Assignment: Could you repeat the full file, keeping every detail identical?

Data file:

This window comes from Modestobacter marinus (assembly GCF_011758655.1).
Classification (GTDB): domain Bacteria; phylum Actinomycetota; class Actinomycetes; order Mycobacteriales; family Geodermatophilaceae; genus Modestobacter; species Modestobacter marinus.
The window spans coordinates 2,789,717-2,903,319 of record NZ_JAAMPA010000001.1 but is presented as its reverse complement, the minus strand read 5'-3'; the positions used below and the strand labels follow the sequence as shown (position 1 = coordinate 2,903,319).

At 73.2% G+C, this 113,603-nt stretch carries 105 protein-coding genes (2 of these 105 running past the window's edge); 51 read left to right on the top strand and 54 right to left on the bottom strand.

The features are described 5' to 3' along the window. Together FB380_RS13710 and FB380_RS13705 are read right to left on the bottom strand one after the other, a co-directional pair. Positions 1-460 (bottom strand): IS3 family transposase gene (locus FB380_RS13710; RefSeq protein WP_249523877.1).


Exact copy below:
This window comes from Modestobacter marinus (assembly GCF_011758655.1).
Classification (GTDB): domain Bacteria; phylum Actinomycetota; class Actinomycetes; order Mycobacteriales; family Geodermatophilaceae; genus Modestobacter; species Modestobacter marinus.
The window spans coordinates 2,789,717-2,903,319 of record NZ_JAAMPA010000001.1 but is presented as its reverse complement, the minus strand read 5'-3'; the positions used below and the strand labels follow the sequence as shown (position 1 = coordinate 2,903,319).

At 73.2% G+C, this 113,603-nt stretch carries 105 protein-coding genes (2 of these 105 running past the window's edge); 51 read left to right on the top strand and 54 right to left on the bottom strand.

The features are described 5' to 3' along the window. Together FB380_RS13710 and FB380_RS13705 are read right to left on the bottom strand one after the other, a co-directional pair. Positions 1-460 (bottom strand): IS3 family transposase gene (locus FB380_RS13710; RefSeq protein WP_249523877.1).